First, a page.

FCE LTER Journal Articles


Recent and Historic Drivers of Landscape Change in the Everglades Ridge, Slough, and Tree Island Mosaic


More than half of the original Everglades extent formed a patterned peat mosaic of elevated ridges, lower and more open sloughs, and tree islands aligned parallel to the dominant flow direction. This ecologically important landscape structure remained in a dynamic equilibrium for millennia prior to rapid degradation over the past century in response to human manipulation of the hydrologic system. Restoration of the patterned landscape structure is one of the primary objectives of the Everglades restoration effort. Recent research has revealed that three main drivers regulated feedbacks that initiated and maintained landscape structure: the spatial and temporal distribution of surface water depths, surface and subsurface flow, and phosphorus supply. Causes of recent degradation include but are not limited to perturbations to these historically important controls; shifts in mineral and sulfate supply may have also contributed to degradation. Restoring predrainage hydrologic conditions will likely preserve remaining landscape pattern structure, provided a sufficient supply of surface water with low nutrient and low total dissolved solids content exists to maintain a rainfall-driven water chemistry. However, because of hysteresis in landscape evolution trajectories, restoration of areas with a fully degraded landscape could require additional human intervention.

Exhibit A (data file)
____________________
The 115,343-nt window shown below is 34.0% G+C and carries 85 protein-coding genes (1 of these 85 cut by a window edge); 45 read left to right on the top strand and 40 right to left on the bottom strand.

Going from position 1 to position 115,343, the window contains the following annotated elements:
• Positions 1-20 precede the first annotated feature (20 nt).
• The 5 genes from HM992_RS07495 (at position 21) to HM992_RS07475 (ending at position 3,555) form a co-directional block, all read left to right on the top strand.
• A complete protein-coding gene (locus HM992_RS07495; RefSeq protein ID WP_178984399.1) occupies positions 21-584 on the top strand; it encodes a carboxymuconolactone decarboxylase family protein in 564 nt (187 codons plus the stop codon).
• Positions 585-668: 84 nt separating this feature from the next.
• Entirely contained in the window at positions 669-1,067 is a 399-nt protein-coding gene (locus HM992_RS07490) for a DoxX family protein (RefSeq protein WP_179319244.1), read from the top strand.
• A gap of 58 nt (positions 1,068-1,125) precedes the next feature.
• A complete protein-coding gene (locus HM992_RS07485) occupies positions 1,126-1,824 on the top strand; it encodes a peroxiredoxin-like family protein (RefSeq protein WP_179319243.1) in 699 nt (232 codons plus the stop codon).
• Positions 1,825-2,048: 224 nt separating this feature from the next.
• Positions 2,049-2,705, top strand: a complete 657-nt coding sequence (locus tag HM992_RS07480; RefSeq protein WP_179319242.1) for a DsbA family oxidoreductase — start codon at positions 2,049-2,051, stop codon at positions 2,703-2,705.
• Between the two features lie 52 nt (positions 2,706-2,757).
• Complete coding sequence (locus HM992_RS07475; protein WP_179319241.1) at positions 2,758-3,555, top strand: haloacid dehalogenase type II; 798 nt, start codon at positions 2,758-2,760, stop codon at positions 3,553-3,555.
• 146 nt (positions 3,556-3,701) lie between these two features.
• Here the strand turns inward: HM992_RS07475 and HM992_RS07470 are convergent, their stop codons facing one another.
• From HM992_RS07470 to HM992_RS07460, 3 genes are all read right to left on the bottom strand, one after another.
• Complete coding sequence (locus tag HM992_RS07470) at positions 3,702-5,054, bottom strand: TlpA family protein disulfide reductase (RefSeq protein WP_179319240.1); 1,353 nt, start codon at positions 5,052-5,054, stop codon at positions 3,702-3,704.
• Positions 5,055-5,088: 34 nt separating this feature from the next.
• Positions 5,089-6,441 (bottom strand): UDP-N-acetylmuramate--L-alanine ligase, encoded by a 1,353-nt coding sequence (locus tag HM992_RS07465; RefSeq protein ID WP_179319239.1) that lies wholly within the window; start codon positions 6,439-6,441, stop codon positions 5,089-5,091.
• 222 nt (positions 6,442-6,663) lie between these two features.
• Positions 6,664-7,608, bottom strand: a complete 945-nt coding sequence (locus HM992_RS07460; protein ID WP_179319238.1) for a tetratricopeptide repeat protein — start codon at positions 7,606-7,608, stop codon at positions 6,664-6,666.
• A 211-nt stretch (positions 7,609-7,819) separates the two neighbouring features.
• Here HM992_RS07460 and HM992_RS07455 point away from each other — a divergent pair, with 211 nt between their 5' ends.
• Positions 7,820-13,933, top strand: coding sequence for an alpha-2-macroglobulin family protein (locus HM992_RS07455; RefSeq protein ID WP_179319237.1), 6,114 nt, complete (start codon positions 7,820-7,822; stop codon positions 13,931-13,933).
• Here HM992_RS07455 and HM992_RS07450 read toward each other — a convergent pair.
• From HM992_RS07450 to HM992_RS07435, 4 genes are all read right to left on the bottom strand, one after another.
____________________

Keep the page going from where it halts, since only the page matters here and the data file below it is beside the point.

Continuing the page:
This material is based upon work supported by the National Science Foundation through the Florida Coastal Everglades Long-Term Ecological Research program under Cooperative Agreements #DBI-0620409 and #DEB-9910514. Any opinions, findings, conclusions, or recommendations expressed in the material are those of the author(s) and do not necessarily reflect the views of the National Science Foundation.

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